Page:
Pharmacist and Arkansas Rep. Justin Boyd, R-Fort Smith, said his views are “changing slightly” on medical marijuana. While Boyd did not support calls for the legalization of the substance during the 2016 general election, his research into other markets has caused him to be hopeful.
Boyd elaborated from the Bartlett Community Room of the Fort Smith Police Department at a recent Employers’ Health Coalition forum covering the U.S. opioid crisis.
“My view of medical marijuana is changing slightly. I’m trusting but verifying,” Boyd told audience members. “I’ve visited with some people. I’ve seen how it’s been set up, and there is an opportunity — the one bright spot in my view, if I can find one — is that it may actually help reduce opioids.”
When one audience member asked about specific studies, Boyd said, “When you say study, as a pharmacist, I think double-blind, placebo control. But there is data that suggests that in Colorado opioids are abused less and part of the reason is because marijuana is readily available. Other places where medical marijuana is available, opioid use tends to be lowered. I don’t know that we have causation, but to me that is one of the potential bright spots.”
Some of the “bright spot” data includes a study recently published in JAMA Internal Medicine showing states with legalized marijuana had lower rates of fatal opioid overdose. According to the study, researchers compared medical marijuana laws and death certificate data in all 50 states from 1999-2010. Only 13 states during the reporting period had medical marijuana laws in place. The number of fatal opioid overdoses were significantly lower in these states, with approximately 1,700 fewer opiate-related overdose deaths in 2010 alone.
“We found there was about a 25% lower rate of prescription painkiller overdose deaths on average after implementation of a medical marijuana law,” wrote Dr. Marcus Bachhuber, lead author of the study. In Arkansas, there were 384 fatal drug overdoses last year; 279 (or close to 73%) were ruled as “unintentional.”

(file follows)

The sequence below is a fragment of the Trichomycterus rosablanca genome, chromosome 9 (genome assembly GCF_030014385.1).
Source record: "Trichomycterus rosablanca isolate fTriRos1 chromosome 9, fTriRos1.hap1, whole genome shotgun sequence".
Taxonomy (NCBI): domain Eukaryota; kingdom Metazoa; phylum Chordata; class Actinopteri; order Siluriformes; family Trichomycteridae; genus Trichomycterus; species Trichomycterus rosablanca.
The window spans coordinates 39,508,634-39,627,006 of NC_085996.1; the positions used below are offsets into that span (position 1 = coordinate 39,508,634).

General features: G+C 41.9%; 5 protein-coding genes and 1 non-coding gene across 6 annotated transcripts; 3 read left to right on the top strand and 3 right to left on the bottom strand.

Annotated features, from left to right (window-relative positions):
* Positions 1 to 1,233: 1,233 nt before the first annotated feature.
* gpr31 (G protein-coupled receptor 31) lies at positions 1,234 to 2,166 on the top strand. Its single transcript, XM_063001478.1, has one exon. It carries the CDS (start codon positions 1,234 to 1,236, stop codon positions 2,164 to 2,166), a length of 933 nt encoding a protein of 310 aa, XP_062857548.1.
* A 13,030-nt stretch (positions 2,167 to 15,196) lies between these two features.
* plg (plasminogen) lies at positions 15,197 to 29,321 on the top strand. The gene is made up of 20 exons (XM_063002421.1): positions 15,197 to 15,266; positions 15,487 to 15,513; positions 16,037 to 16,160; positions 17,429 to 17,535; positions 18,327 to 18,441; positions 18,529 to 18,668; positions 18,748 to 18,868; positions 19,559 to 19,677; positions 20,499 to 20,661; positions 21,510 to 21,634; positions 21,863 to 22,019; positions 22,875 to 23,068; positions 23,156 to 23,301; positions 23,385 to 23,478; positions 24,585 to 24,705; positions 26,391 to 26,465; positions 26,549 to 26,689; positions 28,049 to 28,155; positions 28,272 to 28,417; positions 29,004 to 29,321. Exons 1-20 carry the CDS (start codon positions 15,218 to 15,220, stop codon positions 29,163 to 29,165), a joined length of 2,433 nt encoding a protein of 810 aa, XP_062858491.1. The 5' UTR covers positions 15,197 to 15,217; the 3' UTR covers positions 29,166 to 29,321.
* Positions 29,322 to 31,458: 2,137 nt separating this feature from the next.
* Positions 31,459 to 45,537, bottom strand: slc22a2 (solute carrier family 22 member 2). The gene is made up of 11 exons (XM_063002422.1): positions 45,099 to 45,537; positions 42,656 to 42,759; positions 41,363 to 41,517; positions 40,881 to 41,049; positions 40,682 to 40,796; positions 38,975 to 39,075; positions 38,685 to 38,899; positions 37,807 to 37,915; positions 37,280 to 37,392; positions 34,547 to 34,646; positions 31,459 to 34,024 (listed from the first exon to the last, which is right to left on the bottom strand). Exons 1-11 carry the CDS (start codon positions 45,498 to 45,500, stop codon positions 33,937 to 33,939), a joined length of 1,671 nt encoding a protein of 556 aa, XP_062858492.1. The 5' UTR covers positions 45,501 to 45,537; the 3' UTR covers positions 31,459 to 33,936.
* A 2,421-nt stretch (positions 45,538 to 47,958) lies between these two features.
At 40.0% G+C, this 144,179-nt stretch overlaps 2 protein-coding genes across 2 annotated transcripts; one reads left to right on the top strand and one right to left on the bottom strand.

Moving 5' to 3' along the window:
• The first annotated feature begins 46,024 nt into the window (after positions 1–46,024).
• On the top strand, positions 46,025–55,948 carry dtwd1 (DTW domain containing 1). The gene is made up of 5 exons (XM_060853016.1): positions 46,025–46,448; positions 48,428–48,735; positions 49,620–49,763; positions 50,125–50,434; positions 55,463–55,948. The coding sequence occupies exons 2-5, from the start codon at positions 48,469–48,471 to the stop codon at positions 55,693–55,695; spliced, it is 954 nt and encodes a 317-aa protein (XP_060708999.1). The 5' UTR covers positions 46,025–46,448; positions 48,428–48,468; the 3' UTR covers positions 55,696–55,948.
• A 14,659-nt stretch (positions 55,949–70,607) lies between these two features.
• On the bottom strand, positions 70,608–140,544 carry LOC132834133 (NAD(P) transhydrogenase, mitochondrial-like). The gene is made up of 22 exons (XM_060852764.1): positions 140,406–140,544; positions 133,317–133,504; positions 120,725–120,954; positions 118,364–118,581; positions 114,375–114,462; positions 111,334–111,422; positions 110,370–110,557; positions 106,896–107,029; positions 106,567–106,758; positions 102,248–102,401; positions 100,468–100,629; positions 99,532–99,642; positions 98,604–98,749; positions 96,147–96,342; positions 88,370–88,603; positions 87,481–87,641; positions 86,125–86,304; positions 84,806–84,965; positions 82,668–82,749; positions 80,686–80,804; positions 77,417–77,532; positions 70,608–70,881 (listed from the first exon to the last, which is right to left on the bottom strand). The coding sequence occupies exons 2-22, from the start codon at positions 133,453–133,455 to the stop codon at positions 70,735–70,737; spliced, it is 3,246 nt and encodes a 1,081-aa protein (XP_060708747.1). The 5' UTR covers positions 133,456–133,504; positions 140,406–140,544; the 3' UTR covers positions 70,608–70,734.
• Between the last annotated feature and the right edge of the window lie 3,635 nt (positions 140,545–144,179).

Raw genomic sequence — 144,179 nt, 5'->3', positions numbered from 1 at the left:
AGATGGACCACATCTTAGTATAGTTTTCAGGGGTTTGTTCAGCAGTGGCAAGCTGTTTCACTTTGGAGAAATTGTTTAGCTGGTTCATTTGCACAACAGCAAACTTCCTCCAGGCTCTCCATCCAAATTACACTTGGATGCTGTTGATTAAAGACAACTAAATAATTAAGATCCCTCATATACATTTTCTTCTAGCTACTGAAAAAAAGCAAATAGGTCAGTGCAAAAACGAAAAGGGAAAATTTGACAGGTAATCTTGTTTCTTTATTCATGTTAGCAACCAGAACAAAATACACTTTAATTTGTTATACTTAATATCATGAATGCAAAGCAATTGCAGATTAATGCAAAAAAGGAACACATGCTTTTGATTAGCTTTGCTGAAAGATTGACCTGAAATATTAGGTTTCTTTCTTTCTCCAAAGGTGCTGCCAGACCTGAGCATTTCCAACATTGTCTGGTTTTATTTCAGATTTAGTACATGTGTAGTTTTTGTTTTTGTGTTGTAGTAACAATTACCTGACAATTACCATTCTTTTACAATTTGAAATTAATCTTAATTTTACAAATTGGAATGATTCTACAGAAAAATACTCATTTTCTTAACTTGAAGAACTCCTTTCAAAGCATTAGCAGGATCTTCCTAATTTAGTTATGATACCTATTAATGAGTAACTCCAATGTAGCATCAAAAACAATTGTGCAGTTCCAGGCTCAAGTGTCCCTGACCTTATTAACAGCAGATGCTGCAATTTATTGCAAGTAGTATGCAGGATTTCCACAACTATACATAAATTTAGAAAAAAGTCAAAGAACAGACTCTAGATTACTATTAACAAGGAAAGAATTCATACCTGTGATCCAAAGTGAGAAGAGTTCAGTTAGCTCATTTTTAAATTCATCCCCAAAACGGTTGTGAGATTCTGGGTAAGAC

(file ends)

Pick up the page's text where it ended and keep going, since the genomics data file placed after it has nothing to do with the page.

Medical marijuana laws have also been attributed to a reduction in prescription medication use in Medicare Part D. A University of Georgia study published by Health Affairs in July 2016 used data on all prescriptions filled by Medicare Part D enrollees from 2010-2013 and found that once a medical marijuana law was implemented, use of prescription drugs for which marijuana could serve as a clinical alternative fell significantly.
“National overall reductions in Medicare program and enrollee spending when states implemented medical marijuana laws were estimated to be $165.2 million per year in 2013,” the study’s authors wrote.
Boyd said, to him, the data suggests that “as we open the door to medical marijuana, our opioid use might drop. … I don’t think we know the answer to that, and I’m not saying we know the answer to that. I’m saying I’m hopeful that that could be one positive thing that comes out of it.”
THE OPIOID EPIDEMIC
The Centers for Disease Control have ruled opioid abuse as a full-scale epidemic, accounting for 16,000 deaths and 475,000 emergency room visits each year. Annually, opiate overdose kills more people than car accidents.
In 2016, Arkansas doctors prescribed 235.934 million opioid pills out of a total 338.981 million pills prescribed. That’s about 79 opioid pills per person in a state of just 3 million people. According to the Arkansas Department of Human Services, the state ranks eighth in the nation for prescriptions of opioid pain relievers.
Hydrocodone is the most frequently prescribed opioid with 1.691 million prescriptions in 2016, followed by Tramadol (770,322), Alprazolam (690,386), Oxycodone (652,912), and Zolpidem (552,912).